CEO Kevin Lustig at Scientist.com’s Solana Beach office. The company operates an Amazon-like platform for outsourcing drug development.

CEO Kevin Lustig at Scientist.com’s Solana Beach office. The company operates an Amazon-like platform for outsourcing drug development. Photo by Jamie Scott Lytle.

— Stationed at his cream-colored desk, Kevin Lustig retrieves an image on his computer that charts the emotional stages of an entrepreneur. They range from “WHYY?!” to “I’m on top of the world!” to an expletive cursing life.

Lustig, the CEO of Scientist.com, said he’s been through them all, several times over, on the road to the company’s explosive growth. But finally, he can relax a little.

SCIENTIST.COM

CEO: Kevin Lustig

Revenue: $6 million in 2015; $23.07 million in 2016; $50.27 million in 2017

Employee count: 65

Headquarters: Solana Beach

Company description: Scientist.com set up an Amazon-like marketplace that connects pharmaceuticals with niche drug development firms, called contract research organizations, or CROs. Increasingly pharmaceuticals outsource work to CROs to save money.

“We’re an overnight success 12 years in the making,” said Lustig, who also co-founded Scientist.com.

The company, which operates an Amazon-like platform for outsourcing drug development is among the region’s fastest-growing private companies. Scientist.com reported $50.27 million in 2017 revenue, a whopping increase from $23.07 million in 2016 and $6 million in 2015.

The Solana Beach company, which also has a Boston and Cambridge, England, office, employs nearly 65.

Yet it took a while to reach a formula for success.

Near-Death Experiences

“We had two near-death experiences where we ran out of money. Three major financial model pivots. We’ve been left at the altar a week before Christmas for our first giant deal that we worked for a year on,” Lustig said.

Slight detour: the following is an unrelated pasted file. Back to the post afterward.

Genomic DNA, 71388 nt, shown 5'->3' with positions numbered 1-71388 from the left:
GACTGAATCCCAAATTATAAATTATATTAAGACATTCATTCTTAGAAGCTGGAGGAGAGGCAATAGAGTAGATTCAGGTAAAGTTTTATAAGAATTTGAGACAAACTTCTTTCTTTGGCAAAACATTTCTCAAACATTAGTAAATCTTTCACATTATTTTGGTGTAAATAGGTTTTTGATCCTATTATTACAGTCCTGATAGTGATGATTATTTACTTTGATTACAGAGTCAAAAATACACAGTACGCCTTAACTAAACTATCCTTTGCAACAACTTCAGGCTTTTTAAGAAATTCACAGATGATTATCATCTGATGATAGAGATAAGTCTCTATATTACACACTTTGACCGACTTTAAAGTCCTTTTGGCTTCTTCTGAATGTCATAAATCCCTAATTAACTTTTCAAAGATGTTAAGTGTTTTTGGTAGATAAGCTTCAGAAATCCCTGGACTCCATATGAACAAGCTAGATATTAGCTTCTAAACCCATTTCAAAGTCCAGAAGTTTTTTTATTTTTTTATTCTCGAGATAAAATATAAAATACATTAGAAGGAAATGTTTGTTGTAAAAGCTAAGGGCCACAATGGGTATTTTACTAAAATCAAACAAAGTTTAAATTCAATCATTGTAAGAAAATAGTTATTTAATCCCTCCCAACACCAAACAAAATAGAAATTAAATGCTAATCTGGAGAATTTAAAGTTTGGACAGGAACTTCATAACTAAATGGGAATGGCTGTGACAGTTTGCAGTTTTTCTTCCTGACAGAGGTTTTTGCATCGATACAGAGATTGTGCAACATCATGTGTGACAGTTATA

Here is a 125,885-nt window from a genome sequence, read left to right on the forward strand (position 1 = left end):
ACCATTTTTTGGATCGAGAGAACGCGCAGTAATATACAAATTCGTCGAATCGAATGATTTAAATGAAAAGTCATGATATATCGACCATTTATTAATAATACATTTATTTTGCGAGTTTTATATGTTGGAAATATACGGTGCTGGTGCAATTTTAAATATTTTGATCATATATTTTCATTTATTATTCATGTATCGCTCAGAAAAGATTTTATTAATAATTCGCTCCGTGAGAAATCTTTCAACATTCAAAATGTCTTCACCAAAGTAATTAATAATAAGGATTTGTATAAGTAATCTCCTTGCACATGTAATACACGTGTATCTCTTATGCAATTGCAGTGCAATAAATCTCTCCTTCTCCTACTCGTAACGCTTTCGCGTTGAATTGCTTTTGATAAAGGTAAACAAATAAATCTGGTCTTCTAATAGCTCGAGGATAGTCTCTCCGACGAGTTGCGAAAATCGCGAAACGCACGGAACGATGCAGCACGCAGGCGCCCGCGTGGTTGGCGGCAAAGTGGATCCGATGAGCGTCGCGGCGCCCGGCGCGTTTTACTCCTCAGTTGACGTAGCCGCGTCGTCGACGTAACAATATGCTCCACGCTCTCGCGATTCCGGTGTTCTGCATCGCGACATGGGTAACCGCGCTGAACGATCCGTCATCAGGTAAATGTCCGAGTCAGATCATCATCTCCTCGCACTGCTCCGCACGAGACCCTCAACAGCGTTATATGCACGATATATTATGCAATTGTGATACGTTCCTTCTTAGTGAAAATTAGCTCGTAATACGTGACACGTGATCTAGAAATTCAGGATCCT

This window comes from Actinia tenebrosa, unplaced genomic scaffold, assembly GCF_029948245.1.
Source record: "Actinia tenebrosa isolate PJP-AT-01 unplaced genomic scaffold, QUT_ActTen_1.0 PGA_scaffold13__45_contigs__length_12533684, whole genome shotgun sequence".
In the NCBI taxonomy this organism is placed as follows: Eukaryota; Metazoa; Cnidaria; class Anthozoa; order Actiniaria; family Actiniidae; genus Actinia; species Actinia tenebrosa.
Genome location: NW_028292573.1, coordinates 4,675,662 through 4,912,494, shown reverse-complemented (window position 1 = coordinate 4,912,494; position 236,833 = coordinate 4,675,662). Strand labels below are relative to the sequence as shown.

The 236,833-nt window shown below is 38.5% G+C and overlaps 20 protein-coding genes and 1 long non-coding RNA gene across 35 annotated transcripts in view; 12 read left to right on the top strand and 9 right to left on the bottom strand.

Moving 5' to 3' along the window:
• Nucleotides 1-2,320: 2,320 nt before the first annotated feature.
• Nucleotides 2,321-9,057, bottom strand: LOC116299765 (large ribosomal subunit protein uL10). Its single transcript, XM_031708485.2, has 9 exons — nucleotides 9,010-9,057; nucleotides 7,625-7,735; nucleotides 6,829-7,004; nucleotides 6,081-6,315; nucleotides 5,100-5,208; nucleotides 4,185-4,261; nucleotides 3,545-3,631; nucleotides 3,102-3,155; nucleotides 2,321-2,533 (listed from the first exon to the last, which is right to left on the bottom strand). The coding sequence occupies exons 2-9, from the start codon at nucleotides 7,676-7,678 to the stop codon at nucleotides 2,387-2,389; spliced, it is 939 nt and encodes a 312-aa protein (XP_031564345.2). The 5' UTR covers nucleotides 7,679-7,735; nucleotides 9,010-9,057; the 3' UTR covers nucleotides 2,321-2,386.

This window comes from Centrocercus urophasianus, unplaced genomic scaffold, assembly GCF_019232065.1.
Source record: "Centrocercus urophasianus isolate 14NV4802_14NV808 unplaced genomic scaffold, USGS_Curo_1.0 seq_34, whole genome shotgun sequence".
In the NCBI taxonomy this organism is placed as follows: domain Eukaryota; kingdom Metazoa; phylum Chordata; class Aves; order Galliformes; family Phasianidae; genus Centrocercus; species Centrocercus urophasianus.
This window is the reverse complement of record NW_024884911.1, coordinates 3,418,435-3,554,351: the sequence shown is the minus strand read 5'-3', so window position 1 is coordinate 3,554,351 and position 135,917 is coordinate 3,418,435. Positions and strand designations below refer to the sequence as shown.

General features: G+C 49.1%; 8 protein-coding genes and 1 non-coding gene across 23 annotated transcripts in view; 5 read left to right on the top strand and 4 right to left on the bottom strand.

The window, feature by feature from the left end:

Founded in 2007 as Assay Depot, Scientist.com links pharmaceuticals to contract research organizations, or CROs, which are boutique firms that shoulder critical parts of drug development.

Scientist.com draws more CRO bids than the traditional method of calling familiar vendors to request prices, and pharmaceuticals can review side-by-side quotes. That’s significant because CRO bids can vary widely — one firm may ask for $5,000 while another wants 10 times that.

Platform’s Advantages

“We believe that using a platform like ours, taking advantage of all the efficiencies of a marketplace, that we reduce the cost of drug discovery,” Lustig said. He added lower development costs should spark research into areas once economically unfeasible, as well as translate downstream into reduced drug prices.

Services found on Scientist.com span innovative approaches like bio-printing to moving single cells via acoustic tweezers. “It’s all the latest, coolest, greatest technologies all in one place,” Lustig said.  

Similar to e-commerce websites, pharmaceuticals vet bidders by perusing ratings and qualifications. The platform also streamlines a major step that can hold up deals by six months: legal agreements.

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